Today’s Guardian continues: “There is concern at the number of female MPs, including Nicky Morgan and Amber Rudd, who have cited the extent of the abuse they are subjected to as a reason for their departure.”* Women are stepping down at a younger age and after fewer years serving as an MP than their male counterparts, despite years of encouragement to stand for parliament and improve the gender balance.

And so the pattern continues… Women entering traditionally male professions give up sooner and mostly reach lower ranks than the men who started out their careers alongside them; I only have to look around at my own network of former female engineers, scientists and researchers and our male counterparts who continue to further their salaried careers.

Of course it’s depressing; none of us joined in order to give up. We understood the promise of those glittering careers and we knew they were equally open to us as to the men. We worked at least as hard as them, but it was always different for us. We stood for change, but it didn’t come fast enough to keep up with us. Change is more urgent now than ever, which is why women as a whole mustn’t stop.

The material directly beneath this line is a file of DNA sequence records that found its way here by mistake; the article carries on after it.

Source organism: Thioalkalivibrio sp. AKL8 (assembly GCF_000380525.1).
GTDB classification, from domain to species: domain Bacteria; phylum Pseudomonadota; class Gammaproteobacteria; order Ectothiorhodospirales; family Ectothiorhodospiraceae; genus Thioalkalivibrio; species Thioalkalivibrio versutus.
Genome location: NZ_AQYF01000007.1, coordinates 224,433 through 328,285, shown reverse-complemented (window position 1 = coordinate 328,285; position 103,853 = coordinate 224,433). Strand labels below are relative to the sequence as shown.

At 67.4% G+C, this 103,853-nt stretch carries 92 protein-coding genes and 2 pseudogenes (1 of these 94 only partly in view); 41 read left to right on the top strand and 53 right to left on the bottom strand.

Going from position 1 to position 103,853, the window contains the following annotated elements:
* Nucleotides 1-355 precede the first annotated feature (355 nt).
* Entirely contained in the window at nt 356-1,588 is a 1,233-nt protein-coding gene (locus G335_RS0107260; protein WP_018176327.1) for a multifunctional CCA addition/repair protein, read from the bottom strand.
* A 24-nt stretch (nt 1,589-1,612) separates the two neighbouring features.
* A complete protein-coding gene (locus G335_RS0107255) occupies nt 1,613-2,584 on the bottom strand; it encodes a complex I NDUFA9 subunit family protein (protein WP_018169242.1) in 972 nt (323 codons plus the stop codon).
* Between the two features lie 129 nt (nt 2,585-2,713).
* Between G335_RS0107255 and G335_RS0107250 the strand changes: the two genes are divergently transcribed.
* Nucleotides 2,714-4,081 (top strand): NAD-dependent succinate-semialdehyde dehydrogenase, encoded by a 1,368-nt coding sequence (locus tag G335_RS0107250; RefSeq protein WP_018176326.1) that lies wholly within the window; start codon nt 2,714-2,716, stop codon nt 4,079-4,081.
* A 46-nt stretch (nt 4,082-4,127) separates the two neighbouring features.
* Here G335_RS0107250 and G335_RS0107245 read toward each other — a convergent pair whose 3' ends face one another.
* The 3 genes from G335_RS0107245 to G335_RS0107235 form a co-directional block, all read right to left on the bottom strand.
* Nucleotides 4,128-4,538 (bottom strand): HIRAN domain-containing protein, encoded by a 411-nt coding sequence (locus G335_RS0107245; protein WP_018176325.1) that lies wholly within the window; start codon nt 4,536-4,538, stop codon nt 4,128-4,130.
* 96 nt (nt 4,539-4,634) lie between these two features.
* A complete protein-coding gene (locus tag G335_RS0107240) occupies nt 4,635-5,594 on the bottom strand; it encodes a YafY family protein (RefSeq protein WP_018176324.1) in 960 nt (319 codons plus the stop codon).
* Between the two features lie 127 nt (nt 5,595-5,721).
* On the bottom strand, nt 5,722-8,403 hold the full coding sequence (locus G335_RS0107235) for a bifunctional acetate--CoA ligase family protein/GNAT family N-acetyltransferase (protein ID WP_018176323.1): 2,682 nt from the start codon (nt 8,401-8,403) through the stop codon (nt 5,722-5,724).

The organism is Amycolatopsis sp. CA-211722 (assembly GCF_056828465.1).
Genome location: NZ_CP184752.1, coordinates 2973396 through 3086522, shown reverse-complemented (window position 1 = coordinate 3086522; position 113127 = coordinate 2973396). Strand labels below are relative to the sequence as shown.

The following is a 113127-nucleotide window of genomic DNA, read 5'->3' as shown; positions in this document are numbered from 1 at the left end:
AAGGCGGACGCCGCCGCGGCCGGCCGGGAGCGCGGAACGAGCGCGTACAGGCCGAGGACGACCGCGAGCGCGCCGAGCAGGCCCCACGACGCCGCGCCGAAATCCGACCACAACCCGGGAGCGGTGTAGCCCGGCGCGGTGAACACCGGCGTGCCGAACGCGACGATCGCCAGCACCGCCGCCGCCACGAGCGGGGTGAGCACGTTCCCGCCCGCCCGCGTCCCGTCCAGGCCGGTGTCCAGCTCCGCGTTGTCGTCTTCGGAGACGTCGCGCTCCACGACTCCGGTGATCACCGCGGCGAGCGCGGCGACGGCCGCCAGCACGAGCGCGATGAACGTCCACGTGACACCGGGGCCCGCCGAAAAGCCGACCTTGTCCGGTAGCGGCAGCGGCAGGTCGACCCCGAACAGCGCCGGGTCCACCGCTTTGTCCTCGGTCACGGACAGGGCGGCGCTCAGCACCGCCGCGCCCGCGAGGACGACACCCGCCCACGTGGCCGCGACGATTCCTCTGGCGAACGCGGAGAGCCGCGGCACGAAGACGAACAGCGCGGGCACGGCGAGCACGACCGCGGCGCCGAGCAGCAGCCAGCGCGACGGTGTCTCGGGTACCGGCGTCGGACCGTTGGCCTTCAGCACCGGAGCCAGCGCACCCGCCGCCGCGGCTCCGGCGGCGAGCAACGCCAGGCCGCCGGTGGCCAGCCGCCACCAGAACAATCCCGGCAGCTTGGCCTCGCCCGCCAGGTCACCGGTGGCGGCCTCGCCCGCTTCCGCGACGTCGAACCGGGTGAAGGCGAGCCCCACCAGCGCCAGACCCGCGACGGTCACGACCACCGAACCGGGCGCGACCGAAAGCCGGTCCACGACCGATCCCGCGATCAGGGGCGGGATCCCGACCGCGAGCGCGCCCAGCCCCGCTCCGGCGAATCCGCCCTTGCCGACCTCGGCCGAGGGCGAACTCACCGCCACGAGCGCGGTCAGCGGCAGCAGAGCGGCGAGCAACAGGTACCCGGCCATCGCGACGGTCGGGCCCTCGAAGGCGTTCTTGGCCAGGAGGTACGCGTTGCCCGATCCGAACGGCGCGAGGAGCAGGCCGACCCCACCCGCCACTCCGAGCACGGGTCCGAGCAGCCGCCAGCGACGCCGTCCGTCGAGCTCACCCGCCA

It’s hard to encourage women to keep battling in the traditionally male professions. We get chewed up and spat out. As individuals, why would we put ourselves through the mill? Here are some of my reasons:

  • I’ve got no regrets about the career path I chose. Chemical engineering stretched me and I always knew I could pick up softer subjects in my own time. I can turn my hand to anything and do it well in my 50s, just as I did in my teens.
  • Having worked on hazardous manufacturing sites, nothing much phases me. I can command respect in car and bike workshops just as well as in offices and board rooms. Wherever you are now, I’ve probably been somewhere similar too.
  • I can tap into an enormous wealth of knowledge and personal experience which gives me insights into a whole range of subjects. It makes me valuable.

Women’s voices matter. We need to be in the room, at the table, on the stage. Men make poor decisions on their own.

* Belam, M, Walker, P and Levitt, D, The Guardian [online] 08-11-2019, accessed 08-11-2019. Available at https://www.theguardian.com/politics/2019/oct/31/which-mps-are-standing-down-at-the-2019-general-election